What do Apple CEO Steve Jobs, comedian Chris Rock, prize-winning architect Frank Gehry, the story developers at Pixar films, and the Army Chief of Strategic Plans all have in common? Best-selling author Peter Sims found that all of them have achieved breakthrough results by methodically taking small, experimental steps in order to discover and develop new ideas.
Rather than believing they have to start with a big idea or plan a whole project out in advance, trying to foresee the final outcome, they make a series of little bets about what might be a good direction, learning from lots of little failures and from small but highly significant wins that allow them to happen upon unexpected avenues and arrive at extraordinary outcomes.
Based on deep and extensive research, including more than 200 interviews with leading innovators, Sims discovered that productive, creative thinkers and doers---from Ludwig van Beethoven to Thomas Edison and Amazon's Jeff Bezos---practice a key set of simple but ingenious experimental methods, such as failing quickly to learn fast, tapping into the genius of play, and engaging in highly immersed observation, that free their minds, opening them up to making unexpected connections and perceiving invaluable insights. These methods also unshackle them from the constraints of overly analytical thinking and linear problem solving that our education places so much emphasis on, as well as from the fear of failure, all of which thwart so many of us in trying to be more innovative.
©2011 Peter Sims (P)2011 Tantor
"Diverse and uplifting---a veritable gumball machine of memorable anecdotes to inspire creativity." (Kirkus)
The Holistic Business Guy
This isn't a great audiobook. I am from the technology world, so the iterative/incremental approach that the author advocates here is not new to me. I was hoping for a bit more depth, but there are just a few stories about how you should approach things incrementally. I cannot recommend this book.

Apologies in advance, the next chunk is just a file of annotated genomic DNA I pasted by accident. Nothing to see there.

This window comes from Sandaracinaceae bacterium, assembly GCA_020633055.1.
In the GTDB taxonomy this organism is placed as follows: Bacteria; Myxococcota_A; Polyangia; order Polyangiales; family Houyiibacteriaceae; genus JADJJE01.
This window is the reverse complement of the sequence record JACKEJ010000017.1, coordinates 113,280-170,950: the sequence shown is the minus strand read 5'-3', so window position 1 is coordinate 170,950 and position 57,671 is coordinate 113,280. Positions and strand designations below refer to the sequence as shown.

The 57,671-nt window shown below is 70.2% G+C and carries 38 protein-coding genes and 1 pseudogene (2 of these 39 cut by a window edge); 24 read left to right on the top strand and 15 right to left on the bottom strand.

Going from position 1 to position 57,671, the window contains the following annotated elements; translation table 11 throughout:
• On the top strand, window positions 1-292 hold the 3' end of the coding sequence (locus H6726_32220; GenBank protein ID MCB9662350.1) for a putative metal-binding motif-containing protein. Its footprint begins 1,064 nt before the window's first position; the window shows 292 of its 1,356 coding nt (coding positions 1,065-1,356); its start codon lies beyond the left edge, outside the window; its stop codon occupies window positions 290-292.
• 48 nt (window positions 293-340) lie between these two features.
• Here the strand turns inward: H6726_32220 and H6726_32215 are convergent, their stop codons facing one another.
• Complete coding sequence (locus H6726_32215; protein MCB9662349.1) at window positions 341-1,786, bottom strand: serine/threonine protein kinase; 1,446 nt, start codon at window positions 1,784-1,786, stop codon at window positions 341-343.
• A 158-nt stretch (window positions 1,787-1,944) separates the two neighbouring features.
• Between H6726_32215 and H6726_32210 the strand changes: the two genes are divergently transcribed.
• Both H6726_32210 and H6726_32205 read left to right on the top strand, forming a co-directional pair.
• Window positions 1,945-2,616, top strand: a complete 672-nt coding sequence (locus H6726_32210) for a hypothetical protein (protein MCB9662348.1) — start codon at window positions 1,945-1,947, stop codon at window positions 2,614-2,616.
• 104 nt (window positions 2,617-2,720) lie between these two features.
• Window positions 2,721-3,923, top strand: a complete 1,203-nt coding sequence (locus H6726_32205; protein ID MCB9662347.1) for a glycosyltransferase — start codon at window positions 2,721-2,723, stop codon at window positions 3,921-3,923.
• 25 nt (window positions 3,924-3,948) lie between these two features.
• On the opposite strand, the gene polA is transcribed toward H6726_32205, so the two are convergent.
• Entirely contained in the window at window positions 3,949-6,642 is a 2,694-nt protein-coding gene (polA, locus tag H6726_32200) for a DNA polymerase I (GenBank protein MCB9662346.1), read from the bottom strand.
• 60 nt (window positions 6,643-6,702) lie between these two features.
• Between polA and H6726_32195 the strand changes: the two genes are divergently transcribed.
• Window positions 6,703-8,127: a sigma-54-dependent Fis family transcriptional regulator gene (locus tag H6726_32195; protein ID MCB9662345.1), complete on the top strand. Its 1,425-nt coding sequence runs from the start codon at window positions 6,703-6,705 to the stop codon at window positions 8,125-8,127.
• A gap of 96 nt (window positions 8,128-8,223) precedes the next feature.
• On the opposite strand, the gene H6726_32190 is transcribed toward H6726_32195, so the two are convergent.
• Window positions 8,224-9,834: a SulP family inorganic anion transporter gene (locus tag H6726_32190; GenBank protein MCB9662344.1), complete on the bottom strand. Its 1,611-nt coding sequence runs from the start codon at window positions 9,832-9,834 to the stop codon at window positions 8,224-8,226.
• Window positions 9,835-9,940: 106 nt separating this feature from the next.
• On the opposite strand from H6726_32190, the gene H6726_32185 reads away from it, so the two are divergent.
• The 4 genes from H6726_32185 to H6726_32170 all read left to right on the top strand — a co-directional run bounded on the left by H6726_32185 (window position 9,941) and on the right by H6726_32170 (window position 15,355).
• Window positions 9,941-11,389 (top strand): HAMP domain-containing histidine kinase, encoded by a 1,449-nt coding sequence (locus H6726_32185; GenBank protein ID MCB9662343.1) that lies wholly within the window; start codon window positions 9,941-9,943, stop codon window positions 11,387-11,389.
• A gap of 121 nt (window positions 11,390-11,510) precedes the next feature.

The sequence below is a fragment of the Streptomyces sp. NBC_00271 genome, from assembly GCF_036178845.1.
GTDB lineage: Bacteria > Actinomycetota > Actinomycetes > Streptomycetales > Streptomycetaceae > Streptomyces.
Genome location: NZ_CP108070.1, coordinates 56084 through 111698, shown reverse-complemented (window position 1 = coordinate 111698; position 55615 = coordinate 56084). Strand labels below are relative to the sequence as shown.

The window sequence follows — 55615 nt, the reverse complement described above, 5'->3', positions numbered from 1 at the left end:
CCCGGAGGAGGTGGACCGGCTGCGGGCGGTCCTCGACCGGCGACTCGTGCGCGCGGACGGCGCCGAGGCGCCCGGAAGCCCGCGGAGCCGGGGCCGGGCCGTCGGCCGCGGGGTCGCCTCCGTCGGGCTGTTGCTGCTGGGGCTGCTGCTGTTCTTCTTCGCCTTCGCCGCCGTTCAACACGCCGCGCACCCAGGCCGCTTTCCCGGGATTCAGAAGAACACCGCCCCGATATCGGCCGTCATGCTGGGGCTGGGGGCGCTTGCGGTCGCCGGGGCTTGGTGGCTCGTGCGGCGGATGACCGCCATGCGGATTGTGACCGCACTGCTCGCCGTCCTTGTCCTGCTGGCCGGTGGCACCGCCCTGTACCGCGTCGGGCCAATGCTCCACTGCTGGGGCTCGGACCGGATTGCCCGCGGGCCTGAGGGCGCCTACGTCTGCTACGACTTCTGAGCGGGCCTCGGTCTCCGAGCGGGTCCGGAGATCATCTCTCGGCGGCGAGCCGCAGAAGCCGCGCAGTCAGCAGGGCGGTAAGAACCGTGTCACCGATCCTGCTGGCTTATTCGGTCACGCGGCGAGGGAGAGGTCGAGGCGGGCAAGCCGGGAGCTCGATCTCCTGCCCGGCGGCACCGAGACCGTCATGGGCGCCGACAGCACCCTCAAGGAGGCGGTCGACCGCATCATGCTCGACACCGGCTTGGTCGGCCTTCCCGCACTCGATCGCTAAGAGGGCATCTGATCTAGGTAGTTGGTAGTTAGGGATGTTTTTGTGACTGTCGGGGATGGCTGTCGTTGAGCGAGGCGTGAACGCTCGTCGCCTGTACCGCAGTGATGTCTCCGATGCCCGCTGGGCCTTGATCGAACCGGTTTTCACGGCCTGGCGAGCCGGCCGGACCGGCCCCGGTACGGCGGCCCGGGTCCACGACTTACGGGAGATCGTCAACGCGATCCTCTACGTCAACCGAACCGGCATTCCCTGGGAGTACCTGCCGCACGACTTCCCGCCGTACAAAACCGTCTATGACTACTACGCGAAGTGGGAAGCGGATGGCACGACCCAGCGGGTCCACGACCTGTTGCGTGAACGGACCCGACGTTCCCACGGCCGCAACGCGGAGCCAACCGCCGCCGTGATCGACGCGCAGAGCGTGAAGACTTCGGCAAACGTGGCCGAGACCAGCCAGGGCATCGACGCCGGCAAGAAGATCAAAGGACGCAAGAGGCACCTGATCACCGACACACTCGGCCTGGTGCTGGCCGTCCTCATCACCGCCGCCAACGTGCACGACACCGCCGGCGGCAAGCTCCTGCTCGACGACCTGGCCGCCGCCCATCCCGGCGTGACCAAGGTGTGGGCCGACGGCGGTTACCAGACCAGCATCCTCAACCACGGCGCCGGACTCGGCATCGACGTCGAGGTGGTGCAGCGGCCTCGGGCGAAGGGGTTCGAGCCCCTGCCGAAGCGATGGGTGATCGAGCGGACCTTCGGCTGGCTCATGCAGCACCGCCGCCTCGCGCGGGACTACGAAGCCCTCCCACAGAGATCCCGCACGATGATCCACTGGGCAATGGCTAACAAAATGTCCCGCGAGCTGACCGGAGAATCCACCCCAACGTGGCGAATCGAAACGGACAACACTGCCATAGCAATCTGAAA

The narrator is a little overenthusiastic, but the principles are sound. Peter Sims applies the idea of "little bets" to a wide variety of situations. Prime examples include Pixar, agile software development, and the military's Iraq counterinsurgency program. The basic idea is to make a series of "little bets" on test projects, aiming to "fail fast" and learn from the experience. Your overall direction will emerge organically from these experiments rather than being imposed top-down. The author considers this approach superior to trying to come up with a grand plan from the beginning. I tend to agree with him; in my own experience, which includes playwriting and software development, working this way is more congenial than the conventional way.
It's not for everyone, though. I can easily imagine Shakespeare and Homer approaching writing by making a series of "little bets," but I can't picture Dante pulling off "The Divine Comedy" this way. Still, it's worth a listen.
Nonfiction. Innovation. Technology. Strategy.
> Clearly states key design thinking principles.
> Provides clarifying/amplifying examples from innovative and successful companies.
> Refers to other thinkers on design thinking.
Well written and well read.
Pretty quick listen of the key success factors involved getting a win in the marketplace. Solid narration.
This book is amazing. I'm surprised that I hadn't heard about it before. Once you listen to it, its central idea seems quite logical but for some reason people don't think like that. Highly recommend it.
This is one of those books that picks 4-5 case studies (Chris Rock, Pixar, HP, etc) and then uses them throughout the book to illustrate various related points. There's not much deep analysis, but some of the stories are interesting. If you're someone who can use a little insight to think deeper in your own context, you'll get something out of this. If you're just interested in what's being read to you, it's average material.
I noticed the narrator pronounces "important" like "impordant." It was so noticeably that I realized the author uses the word "important" an incredible number of times in the book.
Self Help Geek
I love this book it was really great. I would say it is along the lines of some of what you might hear in the Lean Startup. But it has even more focus on the trying things out. I have benefited a lot from it and plan to make this a must-read for my company.
Half way thru I got the point, the rest was just recap. Would have liked to hear him go into a few more short examples rather than repeating it, yet it was still good.
Starts with a lot insightful ideas, by the thirf part of the book I lost the conection of the original idea, bur it has a great ending.. it just makes you mind spind at a very high revolution . -- embrace my typos my phone is crazy.
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